Cinema Scope Issue 79 with Features including .. Truth and Method: The Films of Thomas Heise by Michael Sicinski, Thinking in Images: Scott Walker and Cinema by Christoph Huber, 58th Venice Biennale, Cannes and DVD Reviews.
By Blake Williams
That Alain Resnais would endow his follow-up to his neurologically scrambled masterpiece Les herbes folles (2009) with the title You Ain’t Seen Nothin’ Yet seems like a goad to premature eulogists. As Resnais would be turning 90 a fortnight after the film’s Cannes premiere last year, many journalists in attendance presumptuously deemed it to be the final entry in his storied seven-decade career, conveniently ignoring the fact that Resnais was in the development stages of another adaptation of an Alan Ayckbourn play (following the 1993 Smoking/No Smoking and the 2006 Coeurs). With Resnais now paired with Manoel de Oliveira on the notional shortlist of active filmmakers working in extremis—and after a Huppert-led jury perversely denied him a gilded branch in 2009 in favor of a makeshift lifetime achievement award—there was a wholly unwarranted air of the posthumous about You Ain’t Seen Nothin’ Yet, which is as eccentric and alive as its immediate predecessor.
Mortality, however, is very much on the film’s mind. During a four-minute overture, the cast of Resnais veterans (Lambert Wilson, Anne Consigny, Sabine Azéma, Pierre Arditi, Mathieu Amalric, et al.) as well as a couple of newcomers (Hippolyte Girardot and Michel Robin), all playing themselves, are leisurely introduced in voiceover as they are each notified that their former director and close friend Antoine d’Anthac (Denis Podalydès) has died, and are invited by his faithful butler (Andrzej Seweryn) to gather for the obsequies at the departed’s Pantheonic mansion in Peillon. There, after the assembled throng is seated in front of the world’s most ostentatious HDTV wall-mount, the Butler (in the Study, with the Remote Control) presents a video in which their late friend asks them to watch a videotaped rehearsal for his new production of Jean Anouilh’s Eurydice. As he had previously cast all of the gathered mourners in various productions of the piece, he declares that it is up to them to decide whether or not this final testament is worthy enough to be allowed a public performance.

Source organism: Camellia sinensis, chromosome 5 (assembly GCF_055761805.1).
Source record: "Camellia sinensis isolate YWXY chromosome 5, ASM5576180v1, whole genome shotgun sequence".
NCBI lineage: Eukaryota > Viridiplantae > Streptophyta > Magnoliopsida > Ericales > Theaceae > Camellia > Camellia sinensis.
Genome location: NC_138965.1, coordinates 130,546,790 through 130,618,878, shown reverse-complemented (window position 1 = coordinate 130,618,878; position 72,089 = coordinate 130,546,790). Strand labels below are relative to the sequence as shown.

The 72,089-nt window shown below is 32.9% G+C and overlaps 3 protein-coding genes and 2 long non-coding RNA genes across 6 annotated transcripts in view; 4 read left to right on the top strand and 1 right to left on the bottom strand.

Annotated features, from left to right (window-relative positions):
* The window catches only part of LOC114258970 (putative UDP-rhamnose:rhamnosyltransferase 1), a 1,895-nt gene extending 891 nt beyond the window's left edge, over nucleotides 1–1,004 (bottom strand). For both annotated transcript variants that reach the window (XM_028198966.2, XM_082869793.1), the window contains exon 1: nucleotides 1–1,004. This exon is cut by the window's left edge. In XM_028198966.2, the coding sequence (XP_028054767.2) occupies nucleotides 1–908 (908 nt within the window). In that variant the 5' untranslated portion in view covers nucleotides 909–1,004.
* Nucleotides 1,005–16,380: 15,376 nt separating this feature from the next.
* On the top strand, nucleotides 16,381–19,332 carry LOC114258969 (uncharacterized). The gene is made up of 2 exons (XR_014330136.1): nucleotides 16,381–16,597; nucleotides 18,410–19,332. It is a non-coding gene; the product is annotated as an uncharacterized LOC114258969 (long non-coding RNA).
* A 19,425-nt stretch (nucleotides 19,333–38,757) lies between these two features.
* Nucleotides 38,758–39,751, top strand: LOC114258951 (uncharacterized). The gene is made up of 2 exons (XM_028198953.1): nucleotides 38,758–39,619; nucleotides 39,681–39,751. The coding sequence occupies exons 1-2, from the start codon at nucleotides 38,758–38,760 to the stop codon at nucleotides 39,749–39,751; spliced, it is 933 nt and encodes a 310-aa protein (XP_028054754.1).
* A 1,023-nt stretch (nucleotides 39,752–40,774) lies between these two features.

From this point on, the majority of the film is devoted to a reverent recitation of Anouilh’s ’30s-set updating of the Orphic myth, featuring an ironical and promiscuous Eurydice as a member of a travelling acting troupe and a rebellious Orpheus who, though still possessed of his musical gifts, is quite far distant from his mythological forebear’s fauna-charming divinity. But the first 15 minutes of You Ain’t Seen Nothin’ Yet are themselves derived from Anouilh’s 1969 Dear Antoine, or The Love That Failed, written nearly three decades after Eurydice, the later work here serving as a proscenium for the earlier. Resnais thus embeds the theme of senescence within the textual matter of the film itself—Anouilh wrote Eurydice at 31, youth receding; Dear Antoine at 59, dotage approaching—and in that intertextual contrast offers a sly mirror image of his own metatextual method. Dear Antoine marks a period when Anouilh had largely abandoned the revisionist classicism of his earlier modernizations of Greek mythology such as Médée, Antigone, and, of course, Eurydice, in favour of experiments with alter-ego protagonists, meta-structures, and coups de théâtre. While Anouilh’s formal tinkering is ultimately subsidiary to his plays’ larger concerns, it’s hardly difficult to perceive what initially drew Resnais to these works, or the productively dynamic tension—both formal and temporal—he divined in their juxtaposition.